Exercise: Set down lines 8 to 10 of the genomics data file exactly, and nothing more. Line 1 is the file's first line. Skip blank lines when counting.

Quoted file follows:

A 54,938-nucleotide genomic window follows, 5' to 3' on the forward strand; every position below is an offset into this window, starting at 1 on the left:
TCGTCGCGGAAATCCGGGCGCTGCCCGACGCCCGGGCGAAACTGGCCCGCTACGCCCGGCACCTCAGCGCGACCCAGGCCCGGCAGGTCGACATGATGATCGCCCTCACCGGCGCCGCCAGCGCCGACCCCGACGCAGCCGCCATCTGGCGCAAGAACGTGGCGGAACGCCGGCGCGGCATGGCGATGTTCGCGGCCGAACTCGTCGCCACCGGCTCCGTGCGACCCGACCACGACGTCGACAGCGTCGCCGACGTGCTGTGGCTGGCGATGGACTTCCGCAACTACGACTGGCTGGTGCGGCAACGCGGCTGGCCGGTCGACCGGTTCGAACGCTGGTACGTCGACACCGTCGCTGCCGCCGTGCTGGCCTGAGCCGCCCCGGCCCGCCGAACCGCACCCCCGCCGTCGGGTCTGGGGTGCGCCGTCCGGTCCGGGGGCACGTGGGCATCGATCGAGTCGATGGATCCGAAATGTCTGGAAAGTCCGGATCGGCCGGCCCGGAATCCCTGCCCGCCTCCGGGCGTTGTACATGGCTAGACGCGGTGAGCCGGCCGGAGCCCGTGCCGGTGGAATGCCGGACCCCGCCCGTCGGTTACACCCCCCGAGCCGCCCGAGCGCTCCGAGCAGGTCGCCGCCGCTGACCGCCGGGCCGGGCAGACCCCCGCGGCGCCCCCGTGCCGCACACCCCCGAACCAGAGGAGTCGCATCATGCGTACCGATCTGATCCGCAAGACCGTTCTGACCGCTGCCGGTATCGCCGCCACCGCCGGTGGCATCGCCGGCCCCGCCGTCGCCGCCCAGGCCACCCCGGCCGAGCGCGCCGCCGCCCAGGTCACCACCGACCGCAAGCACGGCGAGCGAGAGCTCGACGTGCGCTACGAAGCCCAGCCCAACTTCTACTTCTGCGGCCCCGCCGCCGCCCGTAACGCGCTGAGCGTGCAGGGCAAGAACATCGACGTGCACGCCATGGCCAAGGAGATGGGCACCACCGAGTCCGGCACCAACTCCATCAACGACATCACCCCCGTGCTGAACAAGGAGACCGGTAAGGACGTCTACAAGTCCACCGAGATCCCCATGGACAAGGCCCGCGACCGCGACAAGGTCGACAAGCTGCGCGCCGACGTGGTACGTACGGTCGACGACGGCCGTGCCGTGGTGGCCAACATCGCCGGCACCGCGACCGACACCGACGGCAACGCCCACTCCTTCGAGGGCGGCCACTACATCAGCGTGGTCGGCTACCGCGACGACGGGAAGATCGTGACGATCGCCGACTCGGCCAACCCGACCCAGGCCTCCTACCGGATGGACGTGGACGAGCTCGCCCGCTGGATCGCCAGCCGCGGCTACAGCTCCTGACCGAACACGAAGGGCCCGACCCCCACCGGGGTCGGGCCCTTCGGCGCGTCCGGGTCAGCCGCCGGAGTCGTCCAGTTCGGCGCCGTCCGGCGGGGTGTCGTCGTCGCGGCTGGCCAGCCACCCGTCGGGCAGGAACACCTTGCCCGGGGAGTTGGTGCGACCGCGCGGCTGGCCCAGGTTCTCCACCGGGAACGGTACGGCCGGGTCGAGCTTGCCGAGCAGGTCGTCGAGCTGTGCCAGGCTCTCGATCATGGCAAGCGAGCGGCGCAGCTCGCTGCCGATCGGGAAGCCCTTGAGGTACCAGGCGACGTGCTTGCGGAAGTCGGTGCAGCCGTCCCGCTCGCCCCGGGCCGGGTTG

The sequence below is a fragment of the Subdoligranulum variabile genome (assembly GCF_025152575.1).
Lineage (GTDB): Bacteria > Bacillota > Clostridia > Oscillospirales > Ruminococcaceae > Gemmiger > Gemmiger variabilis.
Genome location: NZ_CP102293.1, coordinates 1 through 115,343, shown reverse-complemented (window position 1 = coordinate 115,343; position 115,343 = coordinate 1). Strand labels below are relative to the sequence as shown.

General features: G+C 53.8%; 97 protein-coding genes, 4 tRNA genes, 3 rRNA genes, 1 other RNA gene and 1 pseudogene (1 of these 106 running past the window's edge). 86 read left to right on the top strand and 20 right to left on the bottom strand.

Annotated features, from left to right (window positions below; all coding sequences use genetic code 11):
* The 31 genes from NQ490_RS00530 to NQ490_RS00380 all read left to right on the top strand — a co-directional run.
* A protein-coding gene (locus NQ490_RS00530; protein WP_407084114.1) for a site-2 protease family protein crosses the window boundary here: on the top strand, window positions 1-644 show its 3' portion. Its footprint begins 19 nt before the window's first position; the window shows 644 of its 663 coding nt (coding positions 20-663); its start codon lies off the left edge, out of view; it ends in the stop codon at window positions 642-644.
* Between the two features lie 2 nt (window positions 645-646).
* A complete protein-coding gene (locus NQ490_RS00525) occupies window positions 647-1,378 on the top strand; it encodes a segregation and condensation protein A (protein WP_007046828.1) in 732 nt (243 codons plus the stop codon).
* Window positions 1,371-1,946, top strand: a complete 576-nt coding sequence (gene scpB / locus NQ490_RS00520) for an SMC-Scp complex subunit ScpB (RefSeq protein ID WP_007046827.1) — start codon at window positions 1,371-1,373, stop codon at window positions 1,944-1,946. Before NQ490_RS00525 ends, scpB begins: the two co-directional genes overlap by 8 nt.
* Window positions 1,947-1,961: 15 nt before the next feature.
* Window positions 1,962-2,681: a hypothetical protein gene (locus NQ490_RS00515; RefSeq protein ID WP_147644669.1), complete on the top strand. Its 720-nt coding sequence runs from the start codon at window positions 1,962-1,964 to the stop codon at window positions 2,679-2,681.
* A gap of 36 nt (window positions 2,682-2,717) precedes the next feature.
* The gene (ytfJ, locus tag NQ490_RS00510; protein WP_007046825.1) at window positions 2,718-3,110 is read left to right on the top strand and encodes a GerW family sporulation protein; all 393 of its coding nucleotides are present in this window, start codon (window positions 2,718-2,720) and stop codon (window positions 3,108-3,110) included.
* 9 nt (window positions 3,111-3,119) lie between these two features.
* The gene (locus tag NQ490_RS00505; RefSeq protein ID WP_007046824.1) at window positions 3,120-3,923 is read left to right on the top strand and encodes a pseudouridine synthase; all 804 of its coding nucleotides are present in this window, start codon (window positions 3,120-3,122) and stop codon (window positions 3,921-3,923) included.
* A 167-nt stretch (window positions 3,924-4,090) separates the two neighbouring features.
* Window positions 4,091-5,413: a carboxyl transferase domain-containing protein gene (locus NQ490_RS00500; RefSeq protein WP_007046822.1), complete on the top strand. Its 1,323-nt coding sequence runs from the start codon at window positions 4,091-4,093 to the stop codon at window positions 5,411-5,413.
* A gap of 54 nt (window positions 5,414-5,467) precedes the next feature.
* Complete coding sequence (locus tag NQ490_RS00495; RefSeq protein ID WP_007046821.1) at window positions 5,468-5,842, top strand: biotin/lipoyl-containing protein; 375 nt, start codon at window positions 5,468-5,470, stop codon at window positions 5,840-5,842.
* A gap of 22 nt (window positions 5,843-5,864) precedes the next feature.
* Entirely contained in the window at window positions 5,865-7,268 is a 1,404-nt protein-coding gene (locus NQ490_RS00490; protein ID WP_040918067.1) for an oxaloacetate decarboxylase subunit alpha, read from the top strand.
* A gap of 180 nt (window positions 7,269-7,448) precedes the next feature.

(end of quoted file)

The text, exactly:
* The 31 genes from NQ490_RS00530 to NQ490_RS00380 all read left to right on the top strand — a co-directional run.
* A protein-coding gene (locus NQ490_RS00530; protein WP_407084114.1) for a site-2 protease family protein crosses the window boundary here: on the top strand, window positions 1-644 show its 3' portion. Its footprint begins 19 nt before the window's first position; the window shows 644 of its 663 coding nt (coding positions 20-663); its start codon lies off the left edge, out of view; it ends in the stop codon at window positions 642-644.
* Between the two features lie 2 nt (window positions 645-646).